Whether a default should be entered or a default judgment be set aside, is a matter resting in the sound discretion of the trial judge. Jones v. Jones, 7 Cir., 217 F.2d 239; Tozer v. Charles A. Krause Milling Co., 3 Cir., 189 F.2d 242. Under the circumstances of this case, we cannot say that the District Court abused its discretion in failing to enter a default judgment.


If the pleadings, depositions and affidavits on file show there is no genuine issue as to any material fact, and that defendants are entitled to judgment as a matter of law, then the trial court was correct in entering a summary judgment for defendants. Plaintiffs insist that there were and are genuine issues as to material facts, and in any event defendants were not entitled to judgment as a matter of law.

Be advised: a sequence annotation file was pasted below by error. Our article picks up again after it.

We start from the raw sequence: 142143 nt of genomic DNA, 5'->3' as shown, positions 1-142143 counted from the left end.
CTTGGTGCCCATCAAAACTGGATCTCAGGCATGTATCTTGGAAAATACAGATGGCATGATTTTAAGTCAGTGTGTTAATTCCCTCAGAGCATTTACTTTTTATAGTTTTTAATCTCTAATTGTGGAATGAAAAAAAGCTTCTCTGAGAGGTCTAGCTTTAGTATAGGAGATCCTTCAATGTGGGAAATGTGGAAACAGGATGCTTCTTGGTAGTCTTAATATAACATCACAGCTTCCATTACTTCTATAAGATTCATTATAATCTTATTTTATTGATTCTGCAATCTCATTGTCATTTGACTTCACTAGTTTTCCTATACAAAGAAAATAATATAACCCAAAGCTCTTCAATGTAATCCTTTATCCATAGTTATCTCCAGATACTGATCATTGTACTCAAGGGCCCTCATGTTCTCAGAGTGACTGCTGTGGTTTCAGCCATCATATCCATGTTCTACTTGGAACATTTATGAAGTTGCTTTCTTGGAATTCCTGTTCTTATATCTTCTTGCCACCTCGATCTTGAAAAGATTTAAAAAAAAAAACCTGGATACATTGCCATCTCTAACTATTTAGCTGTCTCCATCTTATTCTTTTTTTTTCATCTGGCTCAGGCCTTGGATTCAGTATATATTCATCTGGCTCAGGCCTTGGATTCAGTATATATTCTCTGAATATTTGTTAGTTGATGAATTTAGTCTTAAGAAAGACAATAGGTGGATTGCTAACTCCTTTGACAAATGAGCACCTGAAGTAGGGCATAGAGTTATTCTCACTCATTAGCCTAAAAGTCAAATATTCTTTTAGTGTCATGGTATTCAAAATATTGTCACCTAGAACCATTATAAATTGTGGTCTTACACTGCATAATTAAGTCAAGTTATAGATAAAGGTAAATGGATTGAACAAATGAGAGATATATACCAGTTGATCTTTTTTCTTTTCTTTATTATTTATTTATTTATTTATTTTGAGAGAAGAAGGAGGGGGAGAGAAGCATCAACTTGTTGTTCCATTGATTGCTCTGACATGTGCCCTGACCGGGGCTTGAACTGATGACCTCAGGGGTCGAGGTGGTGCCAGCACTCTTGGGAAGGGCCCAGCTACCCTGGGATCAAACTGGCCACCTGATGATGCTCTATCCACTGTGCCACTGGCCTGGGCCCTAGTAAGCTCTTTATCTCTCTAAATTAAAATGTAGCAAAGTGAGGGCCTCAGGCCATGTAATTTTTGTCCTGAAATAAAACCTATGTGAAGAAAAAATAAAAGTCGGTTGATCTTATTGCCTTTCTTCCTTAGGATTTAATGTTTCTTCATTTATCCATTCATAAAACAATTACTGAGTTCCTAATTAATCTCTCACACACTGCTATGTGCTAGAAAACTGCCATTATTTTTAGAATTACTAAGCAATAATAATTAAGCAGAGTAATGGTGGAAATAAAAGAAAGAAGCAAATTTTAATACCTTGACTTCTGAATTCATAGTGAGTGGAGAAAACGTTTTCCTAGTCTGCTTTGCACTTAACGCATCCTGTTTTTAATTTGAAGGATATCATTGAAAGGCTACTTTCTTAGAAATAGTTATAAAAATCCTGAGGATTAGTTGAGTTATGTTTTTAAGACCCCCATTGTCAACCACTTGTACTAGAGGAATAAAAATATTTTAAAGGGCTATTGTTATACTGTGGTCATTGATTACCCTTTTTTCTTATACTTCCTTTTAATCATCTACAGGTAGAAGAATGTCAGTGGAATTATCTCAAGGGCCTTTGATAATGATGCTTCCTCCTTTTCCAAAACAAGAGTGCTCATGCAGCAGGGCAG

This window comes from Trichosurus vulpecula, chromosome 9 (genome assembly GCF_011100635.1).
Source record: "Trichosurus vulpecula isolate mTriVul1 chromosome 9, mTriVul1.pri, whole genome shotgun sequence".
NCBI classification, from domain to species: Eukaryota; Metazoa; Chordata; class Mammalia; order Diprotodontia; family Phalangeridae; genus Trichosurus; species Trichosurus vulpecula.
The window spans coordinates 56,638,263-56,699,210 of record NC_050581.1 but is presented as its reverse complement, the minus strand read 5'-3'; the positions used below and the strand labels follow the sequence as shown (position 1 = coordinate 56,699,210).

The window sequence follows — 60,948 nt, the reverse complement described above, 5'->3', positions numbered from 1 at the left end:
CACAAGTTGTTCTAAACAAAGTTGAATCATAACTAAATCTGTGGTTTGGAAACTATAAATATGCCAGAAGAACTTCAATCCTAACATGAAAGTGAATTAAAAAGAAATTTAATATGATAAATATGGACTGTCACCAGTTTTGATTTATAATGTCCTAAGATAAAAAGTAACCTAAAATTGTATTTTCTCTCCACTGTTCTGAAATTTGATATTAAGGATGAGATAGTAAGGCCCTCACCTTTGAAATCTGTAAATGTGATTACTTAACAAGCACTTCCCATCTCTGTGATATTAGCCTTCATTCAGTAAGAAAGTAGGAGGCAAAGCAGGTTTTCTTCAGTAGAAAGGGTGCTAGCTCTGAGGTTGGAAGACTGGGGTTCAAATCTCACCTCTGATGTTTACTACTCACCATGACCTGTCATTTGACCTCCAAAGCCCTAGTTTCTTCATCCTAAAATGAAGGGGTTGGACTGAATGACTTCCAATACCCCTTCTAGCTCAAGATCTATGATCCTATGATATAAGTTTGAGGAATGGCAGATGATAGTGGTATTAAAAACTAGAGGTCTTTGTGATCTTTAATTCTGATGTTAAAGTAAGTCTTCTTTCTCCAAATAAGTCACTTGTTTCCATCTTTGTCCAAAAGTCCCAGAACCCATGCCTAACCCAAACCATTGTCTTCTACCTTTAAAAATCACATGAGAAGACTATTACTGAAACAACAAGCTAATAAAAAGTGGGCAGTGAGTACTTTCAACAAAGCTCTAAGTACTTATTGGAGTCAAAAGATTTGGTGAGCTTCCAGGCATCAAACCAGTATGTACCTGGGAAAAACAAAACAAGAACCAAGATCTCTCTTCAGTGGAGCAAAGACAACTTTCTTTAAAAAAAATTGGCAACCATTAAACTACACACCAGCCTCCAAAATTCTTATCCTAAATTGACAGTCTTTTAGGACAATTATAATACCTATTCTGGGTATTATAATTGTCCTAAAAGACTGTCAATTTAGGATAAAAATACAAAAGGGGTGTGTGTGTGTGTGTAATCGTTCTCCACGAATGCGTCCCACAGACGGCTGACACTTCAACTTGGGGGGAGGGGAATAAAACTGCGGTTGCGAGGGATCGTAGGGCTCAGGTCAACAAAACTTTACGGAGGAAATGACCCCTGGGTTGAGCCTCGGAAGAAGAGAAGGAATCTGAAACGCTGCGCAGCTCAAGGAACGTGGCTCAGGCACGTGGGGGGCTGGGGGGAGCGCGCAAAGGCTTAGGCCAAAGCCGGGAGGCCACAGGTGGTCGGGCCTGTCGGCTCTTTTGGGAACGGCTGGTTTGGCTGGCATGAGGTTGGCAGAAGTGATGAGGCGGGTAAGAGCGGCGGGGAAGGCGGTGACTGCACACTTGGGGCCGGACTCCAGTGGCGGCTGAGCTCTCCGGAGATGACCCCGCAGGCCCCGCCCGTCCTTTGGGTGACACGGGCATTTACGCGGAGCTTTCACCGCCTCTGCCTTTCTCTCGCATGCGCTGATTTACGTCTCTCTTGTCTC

The primary issue in this case is as to the nature of the transaction whereby Marks handed over to defendant Markun the two $25,000 checks. In arguing it was a loan, plaintiffs point out that Marks, in making entries in his books, treated the monthly payments as interest, and also that Marks paid income tax on such payments on the basis that they were payments of interest. Plaintiffs also emphasize the willingness of Markun, when Marks was ill, to pay back the entire $50,000 if Marks desired that he should do so. They also point to the fact that Markun and his wife, on February 27, 1951, executed a mortgage to Marks in the sum of $50,000. Although the recital in the mortgage that the loan was evidenced by two $25,000 notes is erroneous, the dates of the alleged notes conform almost exactly to the dates when defendant Markun received the two $25,000 checks from Jack Marks. This mortgage was released by Marks on February 18, 1952, but this release did not purport to discharge the debt, if one existed. It might be here noted that defendant Markun's explanation of the debt recitals in the mortgage is that he was in financial difficulties on February 27, 1951, and in order to protect certain realty (we assume from his creditors), he and his wife executed and recorded the mortgage purporting to secure two $25,000 notes. Markun insists, however, there never were any notes and, in fact, that he was not indebted to Marks.